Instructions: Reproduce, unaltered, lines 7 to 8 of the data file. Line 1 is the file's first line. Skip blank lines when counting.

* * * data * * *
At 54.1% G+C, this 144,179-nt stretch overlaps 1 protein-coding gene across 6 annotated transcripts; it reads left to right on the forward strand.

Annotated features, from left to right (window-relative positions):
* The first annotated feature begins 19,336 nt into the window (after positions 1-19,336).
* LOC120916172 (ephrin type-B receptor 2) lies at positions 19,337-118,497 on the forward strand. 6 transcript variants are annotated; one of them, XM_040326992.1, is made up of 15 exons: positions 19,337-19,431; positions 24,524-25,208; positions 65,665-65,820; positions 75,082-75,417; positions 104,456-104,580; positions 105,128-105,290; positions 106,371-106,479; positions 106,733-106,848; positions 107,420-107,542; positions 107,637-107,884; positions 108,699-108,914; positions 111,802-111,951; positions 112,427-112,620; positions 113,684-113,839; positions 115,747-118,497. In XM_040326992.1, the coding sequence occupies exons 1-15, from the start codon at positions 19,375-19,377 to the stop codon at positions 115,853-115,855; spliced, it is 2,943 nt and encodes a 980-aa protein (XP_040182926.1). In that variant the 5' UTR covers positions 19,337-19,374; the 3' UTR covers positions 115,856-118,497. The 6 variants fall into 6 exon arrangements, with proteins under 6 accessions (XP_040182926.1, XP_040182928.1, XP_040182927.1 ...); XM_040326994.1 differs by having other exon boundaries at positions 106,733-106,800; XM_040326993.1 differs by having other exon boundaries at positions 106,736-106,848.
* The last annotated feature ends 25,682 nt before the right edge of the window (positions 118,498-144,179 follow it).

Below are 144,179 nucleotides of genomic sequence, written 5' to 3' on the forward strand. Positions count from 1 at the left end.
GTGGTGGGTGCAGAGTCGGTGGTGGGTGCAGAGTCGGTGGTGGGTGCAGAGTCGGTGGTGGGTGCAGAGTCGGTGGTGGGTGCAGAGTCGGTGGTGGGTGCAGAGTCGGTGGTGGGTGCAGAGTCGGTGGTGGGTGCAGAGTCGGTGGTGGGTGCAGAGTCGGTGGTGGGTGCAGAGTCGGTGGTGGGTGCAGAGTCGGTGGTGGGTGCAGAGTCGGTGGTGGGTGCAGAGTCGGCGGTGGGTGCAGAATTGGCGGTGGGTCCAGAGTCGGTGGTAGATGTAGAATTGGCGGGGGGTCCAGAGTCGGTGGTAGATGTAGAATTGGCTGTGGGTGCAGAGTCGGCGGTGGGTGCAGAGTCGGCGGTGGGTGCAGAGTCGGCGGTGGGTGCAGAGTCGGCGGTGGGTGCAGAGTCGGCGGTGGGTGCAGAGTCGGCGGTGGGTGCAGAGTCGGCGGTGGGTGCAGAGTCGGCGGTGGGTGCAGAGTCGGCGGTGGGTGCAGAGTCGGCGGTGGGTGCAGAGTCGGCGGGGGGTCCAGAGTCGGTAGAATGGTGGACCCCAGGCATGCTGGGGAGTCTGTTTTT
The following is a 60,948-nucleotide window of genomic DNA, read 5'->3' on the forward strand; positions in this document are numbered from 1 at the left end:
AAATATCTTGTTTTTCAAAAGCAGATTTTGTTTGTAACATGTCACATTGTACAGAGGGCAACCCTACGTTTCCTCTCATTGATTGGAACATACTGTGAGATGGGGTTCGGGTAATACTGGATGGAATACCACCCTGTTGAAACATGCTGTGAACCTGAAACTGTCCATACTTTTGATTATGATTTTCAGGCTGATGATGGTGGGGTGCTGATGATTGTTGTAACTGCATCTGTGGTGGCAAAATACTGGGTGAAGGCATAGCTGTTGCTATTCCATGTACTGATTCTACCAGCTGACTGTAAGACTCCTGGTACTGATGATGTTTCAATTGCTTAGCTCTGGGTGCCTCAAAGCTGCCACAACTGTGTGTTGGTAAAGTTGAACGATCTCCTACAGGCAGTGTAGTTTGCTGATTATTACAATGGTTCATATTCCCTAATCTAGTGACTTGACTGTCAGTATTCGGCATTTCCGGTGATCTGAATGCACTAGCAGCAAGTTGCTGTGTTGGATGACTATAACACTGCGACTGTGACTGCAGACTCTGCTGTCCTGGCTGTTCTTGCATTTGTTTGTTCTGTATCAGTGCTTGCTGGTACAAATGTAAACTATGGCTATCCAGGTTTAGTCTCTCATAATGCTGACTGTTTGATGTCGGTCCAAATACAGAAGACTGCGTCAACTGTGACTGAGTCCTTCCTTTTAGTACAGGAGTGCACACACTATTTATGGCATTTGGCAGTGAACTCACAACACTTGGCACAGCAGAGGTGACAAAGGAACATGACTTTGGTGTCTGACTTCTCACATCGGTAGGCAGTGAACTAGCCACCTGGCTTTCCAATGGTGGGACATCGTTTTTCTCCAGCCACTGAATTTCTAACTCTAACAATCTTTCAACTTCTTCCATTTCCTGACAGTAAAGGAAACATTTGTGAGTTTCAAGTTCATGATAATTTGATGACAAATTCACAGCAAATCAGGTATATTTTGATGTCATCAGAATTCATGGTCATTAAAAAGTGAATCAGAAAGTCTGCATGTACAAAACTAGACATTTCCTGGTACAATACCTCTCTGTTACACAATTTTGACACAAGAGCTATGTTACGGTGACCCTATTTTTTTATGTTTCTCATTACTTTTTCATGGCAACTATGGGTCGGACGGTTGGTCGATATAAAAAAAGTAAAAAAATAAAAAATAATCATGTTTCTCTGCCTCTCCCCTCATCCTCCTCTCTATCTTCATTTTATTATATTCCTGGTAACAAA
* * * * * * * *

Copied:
GTGGTGGGTGCAGAGTCGGTGGTGGGTGCAGAGTCGGTGGTGGGTGCAGAGTCGGTGGTGGGTGCAGAGTCGGTGGTGGGTGCAGAGTCGGTGGTGGGTGCAGAGTCGGTGGTGGGTGCAGAGTCGGTGGTGGGTGCAGAGTCGGTGGTGGGTGCAGAGTCGGTGGTGGGTGCAGAGTCGGTGGTGGGTGCAGAGTCGGTGGTGGGTGCAGAGTCGGTGGTGGGTGCAGAGTCGGCGGTGGGTGCAGAATTGGCGGTGGGTCCAGAGTCGGTGGTAGATGTAGAATTGGCGGGGGGTCCAGAGTCGGTGGTAGATGTAGAATTGGCTGTGGGTGCAGAGTCGGCGGTGGGTGCAGAGTCGGCGGTGGGTGCAGAGTCGGCGGTGGGTGCAGAGTCGGCGGTGGGTGCAGAGTCGGCGGTGGGTGCAGAGTCGGCGGTGGGTGCAGAGTCGGCGGTGGGTGCAGAGTCGGCGGTGGGTGCAGAGTCGGCGGTGGGTGCAGAGTCGGCGGTGGGTGCAGAGTCGGCGGGGGGTCCAGAGTCGGTAGAATGGTGGACCCCAGGCATGCTGGGGAGTCTGTTTTT
The following is a 60,948-nucleotide window of genomic DNA, read 5'->3' on the forward strand; positions in this document are numbered from 1 at the left end: